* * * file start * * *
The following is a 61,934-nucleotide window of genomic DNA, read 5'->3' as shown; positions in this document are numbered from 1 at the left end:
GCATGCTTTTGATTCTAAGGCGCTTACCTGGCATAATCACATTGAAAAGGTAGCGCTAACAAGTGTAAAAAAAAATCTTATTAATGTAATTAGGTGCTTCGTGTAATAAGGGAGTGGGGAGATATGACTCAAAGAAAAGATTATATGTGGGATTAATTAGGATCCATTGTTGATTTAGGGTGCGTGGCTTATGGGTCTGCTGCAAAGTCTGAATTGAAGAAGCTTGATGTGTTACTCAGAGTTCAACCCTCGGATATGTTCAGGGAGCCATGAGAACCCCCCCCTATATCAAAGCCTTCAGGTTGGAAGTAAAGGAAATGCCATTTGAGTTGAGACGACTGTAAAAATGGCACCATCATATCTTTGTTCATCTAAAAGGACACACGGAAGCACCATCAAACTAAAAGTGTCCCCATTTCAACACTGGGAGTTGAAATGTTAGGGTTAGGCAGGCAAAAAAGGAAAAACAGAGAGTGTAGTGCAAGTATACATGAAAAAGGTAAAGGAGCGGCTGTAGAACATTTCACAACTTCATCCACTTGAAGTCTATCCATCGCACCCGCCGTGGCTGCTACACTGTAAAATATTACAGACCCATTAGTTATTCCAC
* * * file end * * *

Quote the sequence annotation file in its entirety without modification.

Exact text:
The following is a 61,934-nucleotide window of genomic DNA, read 5'->3' as shown; positions in this document are numbered from 1 at the left end:
GCATGCTTTTGATTCTAAGGCGCTTACCTGGCATAATCACATTGAAAAGGTAGCGCTAACAAGTGTAAAAAAAAATCTTATTAATGTAATTAGGTGCTTCGTGTAATAAGGGAGTGGGGAGATATGACTCAAAGAAAAGATTATATGTGGGATTAATTAGGATCCATTGTTGATTTAGGGTGCGTGGCTTATGGGTCTGCTGCAAAGTCTGAATTGAAGAAGCTTGATGTGTTACTCAGAGTTCAACCCTCGGATATGTTCAGGGAGCCATGAGAACCCCCCCCTATATCAAAGCCTTCAGGTTGGAAGTAAAGGAAATGCCATTTGAGTTGAGACGACTGTAAAAATGGCACCATCATATCTTTGTTCATCTAAAAGGACACACGGAAGCACCATCAAACTAAAAGTGTCCCCATTTCAACACTGGGAGTTGAAATGTTAGGGTTAGGCAGGCAAAAAAGGAAAAACAGAGAGTGTAGTGCAAGTATACATGAAAAAGGTAAAGGAGCGGCTGTAGAACATTTCACAACTTCATCCACTTGAAGTCTATCCATCGCACCCGCCGTGGCTGCTACACTGTAAAATATTACAGACCCATTAGTTATTCCAC